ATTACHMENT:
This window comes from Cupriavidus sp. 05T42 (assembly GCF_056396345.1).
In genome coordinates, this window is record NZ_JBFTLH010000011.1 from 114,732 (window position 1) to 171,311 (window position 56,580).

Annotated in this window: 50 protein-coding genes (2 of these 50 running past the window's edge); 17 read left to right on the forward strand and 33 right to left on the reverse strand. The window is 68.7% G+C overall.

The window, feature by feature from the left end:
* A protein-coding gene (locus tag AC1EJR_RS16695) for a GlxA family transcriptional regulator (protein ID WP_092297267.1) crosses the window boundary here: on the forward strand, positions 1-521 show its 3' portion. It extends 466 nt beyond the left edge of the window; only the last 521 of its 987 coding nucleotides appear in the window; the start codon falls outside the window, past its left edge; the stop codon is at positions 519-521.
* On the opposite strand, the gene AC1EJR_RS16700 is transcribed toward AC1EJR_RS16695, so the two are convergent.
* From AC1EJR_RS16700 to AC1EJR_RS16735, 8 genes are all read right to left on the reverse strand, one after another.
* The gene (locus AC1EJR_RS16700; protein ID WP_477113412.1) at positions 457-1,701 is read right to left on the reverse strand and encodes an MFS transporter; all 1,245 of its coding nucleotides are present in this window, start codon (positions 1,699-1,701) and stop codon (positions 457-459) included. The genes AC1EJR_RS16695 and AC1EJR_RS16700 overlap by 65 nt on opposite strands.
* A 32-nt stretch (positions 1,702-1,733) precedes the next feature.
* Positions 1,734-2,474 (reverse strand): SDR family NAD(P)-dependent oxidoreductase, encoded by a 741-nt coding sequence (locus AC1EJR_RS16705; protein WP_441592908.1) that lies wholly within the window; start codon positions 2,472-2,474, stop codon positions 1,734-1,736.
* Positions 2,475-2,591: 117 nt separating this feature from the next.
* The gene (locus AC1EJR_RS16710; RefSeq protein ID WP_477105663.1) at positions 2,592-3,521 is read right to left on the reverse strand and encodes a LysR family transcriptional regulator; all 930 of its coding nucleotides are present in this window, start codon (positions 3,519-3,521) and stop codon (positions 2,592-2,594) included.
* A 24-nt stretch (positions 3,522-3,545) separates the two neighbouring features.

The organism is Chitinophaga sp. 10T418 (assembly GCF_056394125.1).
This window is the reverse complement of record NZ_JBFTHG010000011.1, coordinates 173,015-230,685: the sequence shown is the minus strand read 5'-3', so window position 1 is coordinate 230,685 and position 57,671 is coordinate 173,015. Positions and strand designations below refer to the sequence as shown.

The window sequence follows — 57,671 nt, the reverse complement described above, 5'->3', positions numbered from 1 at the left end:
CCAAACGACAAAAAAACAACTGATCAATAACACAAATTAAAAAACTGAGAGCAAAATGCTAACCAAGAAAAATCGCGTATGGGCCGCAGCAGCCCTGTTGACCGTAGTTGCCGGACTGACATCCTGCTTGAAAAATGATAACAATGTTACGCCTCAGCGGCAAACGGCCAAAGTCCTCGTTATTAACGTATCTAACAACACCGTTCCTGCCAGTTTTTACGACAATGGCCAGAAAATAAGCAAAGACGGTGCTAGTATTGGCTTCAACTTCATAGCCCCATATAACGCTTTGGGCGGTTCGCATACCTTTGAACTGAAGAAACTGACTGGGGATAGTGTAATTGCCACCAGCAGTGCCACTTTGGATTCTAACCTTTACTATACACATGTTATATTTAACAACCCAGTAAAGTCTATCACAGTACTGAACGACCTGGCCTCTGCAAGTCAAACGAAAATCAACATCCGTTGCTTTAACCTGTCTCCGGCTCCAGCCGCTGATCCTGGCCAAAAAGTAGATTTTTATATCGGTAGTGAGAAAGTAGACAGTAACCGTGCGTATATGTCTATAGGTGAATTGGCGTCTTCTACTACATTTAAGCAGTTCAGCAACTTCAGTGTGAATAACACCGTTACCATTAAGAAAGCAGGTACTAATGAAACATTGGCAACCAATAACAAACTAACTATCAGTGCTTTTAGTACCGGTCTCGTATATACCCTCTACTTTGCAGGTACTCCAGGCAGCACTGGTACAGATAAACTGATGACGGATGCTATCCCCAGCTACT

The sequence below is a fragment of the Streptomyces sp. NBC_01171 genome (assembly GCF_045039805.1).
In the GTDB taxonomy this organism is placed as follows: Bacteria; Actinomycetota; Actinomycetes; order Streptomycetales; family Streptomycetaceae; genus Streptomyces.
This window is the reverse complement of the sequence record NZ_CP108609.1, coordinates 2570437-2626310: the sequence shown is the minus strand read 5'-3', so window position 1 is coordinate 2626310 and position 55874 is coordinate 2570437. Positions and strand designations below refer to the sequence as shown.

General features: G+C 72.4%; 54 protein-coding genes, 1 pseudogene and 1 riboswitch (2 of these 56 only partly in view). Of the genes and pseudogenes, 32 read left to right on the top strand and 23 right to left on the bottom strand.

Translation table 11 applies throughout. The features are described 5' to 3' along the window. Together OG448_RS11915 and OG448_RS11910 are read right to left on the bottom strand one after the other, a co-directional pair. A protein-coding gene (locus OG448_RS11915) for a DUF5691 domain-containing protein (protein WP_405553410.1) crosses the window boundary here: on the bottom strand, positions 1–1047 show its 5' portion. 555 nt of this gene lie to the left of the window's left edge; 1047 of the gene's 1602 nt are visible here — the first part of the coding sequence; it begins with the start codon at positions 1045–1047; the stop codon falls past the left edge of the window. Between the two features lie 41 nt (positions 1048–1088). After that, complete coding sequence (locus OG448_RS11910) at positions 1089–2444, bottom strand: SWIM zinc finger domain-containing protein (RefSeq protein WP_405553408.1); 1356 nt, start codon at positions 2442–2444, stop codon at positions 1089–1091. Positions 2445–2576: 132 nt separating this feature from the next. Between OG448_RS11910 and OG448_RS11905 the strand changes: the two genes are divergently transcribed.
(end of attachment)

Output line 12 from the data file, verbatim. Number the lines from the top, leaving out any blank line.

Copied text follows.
* The gene (locus AC1EJR_RS16710; RefSeq protein ID WP_477105663.1) at positions 2,592-3,521 is read right to left on the reverse strand and encodes a LysR family transcriptional regulator; all 930 of its coding nucleotides are present in this window, start codon (positions 3,519-3,521) and stop codon (positions 2,592-2,594) included.